Richmond-based public defender reacts to DOJ review on Ferguson police

3
545
Black Lives Matter image hurts Chief Magnus' job prospects in Tucson
A local public defender commended police Chief Chris Magnus on his efforts to improve relations between police and residents, but says he'll need more than this viral image to bridge the divide.

A public defender who works in Richmond says he is hopeful that the U.S. Department of Justice’s (DOJ) damning findings against Missouri’s Ferguson Police Department will encourage greater change in the way law enforcement treats local residents.

bias.3-4Matt Cuthbertson, a deputy public defender in Contra Costa County since 2007, said he wasn’t surprised the DOJ’s report found Ferguson police had routinely violated the constitutional rights of black citizens.

Ferguson police “engaged in a broad pattern of racially biased enforcement that permeated the city’s justice system,” the DOJ said, according to this USA Today report.

“It’s emblematic of a national problem,” Cuthbertson said. “We [in Richmond] see these types of statistics. Public defenders aren’t surprised because we see it in police reports every day.”

The public defender acknowledged efforts in recent years by Police Chief Chris Magnus to improve relations between police officers and residents.

Magnus has received national attention for capitalizing on community partnerships to help bring down the city’s crime rate, and for standing alongside protesters during a Richmond demonstration inspired by the fatal shooting of 18-year-old Michael Brown by Ferguson police Officer Darren Wilson.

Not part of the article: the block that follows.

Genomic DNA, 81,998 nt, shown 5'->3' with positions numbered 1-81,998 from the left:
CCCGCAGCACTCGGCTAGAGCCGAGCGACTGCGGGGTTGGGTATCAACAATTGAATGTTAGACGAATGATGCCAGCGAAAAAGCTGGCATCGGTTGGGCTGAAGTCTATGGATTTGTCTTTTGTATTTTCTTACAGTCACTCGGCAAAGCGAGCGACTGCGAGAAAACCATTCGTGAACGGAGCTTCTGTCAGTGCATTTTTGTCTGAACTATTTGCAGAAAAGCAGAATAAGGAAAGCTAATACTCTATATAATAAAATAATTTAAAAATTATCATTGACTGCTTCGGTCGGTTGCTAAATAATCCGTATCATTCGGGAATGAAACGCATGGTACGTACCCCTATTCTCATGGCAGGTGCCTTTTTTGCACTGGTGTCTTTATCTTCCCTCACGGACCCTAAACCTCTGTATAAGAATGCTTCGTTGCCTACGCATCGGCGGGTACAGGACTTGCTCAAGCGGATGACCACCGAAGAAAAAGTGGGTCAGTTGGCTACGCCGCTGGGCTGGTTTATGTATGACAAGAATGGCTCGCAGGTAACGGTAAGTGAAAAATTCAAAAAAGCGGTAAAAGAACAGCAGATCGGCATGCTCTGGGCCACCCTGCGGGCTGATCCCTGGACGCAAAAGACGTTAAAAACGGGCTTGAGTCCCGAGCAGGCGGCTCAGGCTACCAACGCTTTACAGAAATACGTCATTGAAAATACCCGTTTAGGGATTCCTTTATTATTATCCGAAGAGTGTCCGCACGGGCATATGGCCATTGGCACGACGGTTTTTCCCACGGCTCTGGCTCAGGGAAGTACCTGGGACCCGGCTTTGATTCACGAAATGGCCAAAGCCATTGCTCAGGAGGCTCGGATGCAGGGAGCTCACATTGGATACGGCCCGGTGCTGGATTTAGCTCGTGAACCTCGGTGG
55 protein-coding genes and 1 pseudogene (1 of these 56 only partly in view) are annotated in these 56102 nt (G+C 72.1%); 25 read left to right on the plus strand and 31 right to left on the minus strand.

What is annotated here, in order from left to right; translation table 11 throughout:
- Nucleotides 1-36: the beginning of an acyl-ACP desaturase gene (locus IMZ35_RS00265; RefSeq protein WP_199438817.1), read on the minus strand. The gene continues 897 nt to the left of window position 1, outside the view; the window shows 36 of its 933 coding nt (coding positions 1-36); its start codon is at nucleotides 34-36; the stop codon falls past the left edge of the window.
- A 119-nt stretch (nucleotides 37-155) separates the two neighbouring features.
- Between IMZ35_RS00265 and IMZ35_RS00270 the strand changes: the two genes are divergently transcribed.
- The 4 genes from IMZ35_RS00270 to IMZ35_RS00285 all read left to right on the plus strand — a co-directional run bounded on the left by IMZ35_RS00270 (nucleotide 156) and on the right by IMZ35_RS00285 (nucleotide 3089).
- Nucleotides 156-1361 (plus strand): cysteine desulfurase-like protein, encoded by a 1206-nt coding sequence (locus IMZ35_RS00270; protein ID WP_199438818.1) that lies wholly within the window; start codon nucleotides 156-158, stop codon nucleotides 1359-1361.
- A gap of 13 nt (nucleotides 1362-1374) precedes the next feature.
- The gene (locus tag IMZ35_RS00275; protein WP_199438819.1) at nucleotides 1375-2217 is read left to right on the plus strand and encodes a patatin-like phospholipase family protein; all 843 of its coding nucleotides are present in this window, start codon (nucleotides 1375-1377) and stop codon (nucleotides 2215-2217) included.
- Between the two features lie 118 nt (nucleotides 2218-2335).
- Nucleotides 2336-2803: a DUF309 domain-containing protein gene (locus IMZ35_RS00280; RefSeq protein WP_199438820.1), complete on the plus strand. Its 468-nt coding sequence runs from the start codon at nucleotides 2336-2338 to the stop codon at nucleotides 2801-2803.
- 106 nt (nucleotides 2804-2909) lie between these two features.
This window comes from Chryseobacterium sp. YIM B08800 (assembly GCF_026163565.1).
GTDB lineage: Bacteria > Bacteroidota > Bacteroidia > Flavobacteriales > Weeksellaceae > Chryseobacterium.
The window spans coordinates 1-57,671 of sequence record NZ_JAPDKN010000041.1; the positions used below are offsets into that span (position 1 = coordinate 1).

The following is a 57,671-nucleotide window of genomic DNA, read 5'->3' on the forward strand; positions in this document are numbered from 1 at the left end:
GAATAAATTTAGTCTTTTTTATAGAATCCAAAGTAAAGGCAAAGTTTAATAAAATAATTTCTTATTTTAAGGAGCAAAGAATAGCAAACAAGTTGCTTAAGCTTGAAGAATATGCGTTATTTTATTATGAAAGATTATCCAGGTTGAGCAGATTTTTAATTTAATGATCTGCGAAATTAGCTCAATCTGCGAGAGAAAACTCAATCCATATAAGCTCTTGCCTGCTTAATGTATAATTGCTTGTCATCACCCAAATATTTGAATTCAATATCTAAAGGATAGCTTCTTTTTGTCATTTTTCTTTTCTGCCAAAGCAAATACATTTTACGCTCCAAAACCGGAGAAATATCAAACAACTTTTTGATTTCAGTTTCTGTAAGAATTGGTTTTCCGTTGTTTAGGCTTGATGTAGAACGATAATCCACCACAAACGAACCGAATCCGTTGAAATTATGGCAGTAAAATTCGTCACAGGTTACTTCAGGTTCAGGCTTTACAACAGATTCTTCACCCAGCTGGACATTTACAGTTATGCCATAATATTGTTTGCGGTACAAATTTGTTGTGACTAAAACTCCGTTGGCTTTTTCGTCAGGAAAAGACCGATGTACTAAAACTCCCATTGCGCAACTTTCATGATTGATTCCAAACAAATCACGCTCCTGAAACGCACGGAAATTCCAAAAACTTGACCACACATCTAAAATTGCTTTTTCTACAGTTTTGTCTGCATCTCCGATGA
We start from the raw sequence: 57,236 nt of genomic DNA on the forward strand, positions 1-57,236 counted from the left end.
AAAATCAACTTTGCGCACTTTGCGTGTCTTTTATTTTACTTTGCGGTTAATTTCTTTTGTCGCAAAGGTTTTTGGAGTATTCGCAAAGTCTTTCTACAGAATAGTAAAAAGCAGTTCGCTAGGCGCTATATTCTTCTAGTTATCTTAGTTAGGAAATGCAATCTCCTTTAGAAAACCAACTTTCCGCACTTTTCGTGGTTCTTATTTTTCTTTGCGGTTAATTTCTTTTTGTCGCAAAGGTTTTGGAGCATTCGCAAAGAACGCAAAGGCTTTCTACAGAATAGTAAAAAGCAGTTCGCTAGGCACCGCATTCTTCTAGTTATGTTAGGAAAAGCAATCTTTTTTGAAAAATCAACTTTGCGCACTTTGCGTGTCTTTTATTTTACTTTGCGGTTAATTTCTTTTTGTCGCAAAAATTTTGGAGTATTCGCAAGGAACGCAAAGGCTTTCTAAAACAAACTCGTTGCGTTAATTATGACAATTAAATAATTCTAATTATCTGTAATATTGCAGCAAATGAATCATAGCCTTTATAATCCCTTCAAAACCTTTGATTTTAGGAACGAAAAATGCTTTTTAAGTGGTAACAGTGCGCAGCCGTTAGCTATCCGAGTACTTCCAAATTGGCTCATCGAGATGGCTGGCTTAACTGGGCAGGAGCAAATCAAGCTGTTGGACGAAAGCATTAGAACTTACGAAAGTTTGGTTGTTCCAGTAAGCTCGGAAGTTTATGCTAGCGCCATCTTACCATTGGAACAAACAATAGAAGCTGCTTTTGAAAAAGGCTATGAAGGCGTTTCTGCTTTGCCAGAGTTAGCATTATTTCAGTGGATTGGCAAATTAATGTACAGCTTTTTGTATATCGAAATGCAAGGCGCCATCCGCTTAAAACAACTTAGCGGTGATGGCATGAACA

(Editor’s note: the DOJ decided not to charge Wilson, saying the evidence supports his self-defense claim.)

Magnus was also added to the DOJ-formed panel investigating police community relations in Ferguson.

But Cuthbertson, a member of the Bay Area group “Public Defenders for Social Change,” doesn’t believe Magnus’ teachings have trickled down to all of his cops. From the time a person is stopped to the time he or she is prosecuted, there are about 50 different decision points that could be infected by bias, Cuthbertson said.

The bias can be seen, Cuthbertson said, in the disproportionate number of local black and brown suspects being pulled over for minor vehicle code violations such as failing to signal 100 feet before a turn or riding a bicycle without a light.

If local law enforcement takes the needed steps to ensure equal treatment of all citizens, the “Us vs. Them” mentality that has been permeating West County communities could begin to evaporate, Cuthbertson said.

“If application of the law was consistent across all groups, there might be a better relationship between the community and police that would ultimately help police develop information for their investigations,” he said.

Cuthbertson said he’s heard witnesses to crimes say they refused to talk to police because they felt disrespected by law enforcement.

“That’s personally the experiences I’ve had in my cases; a witness would say, ‘Why would I tell [police]? They were yelling at me to get into my house,'” he said.

LEAVE A REPLY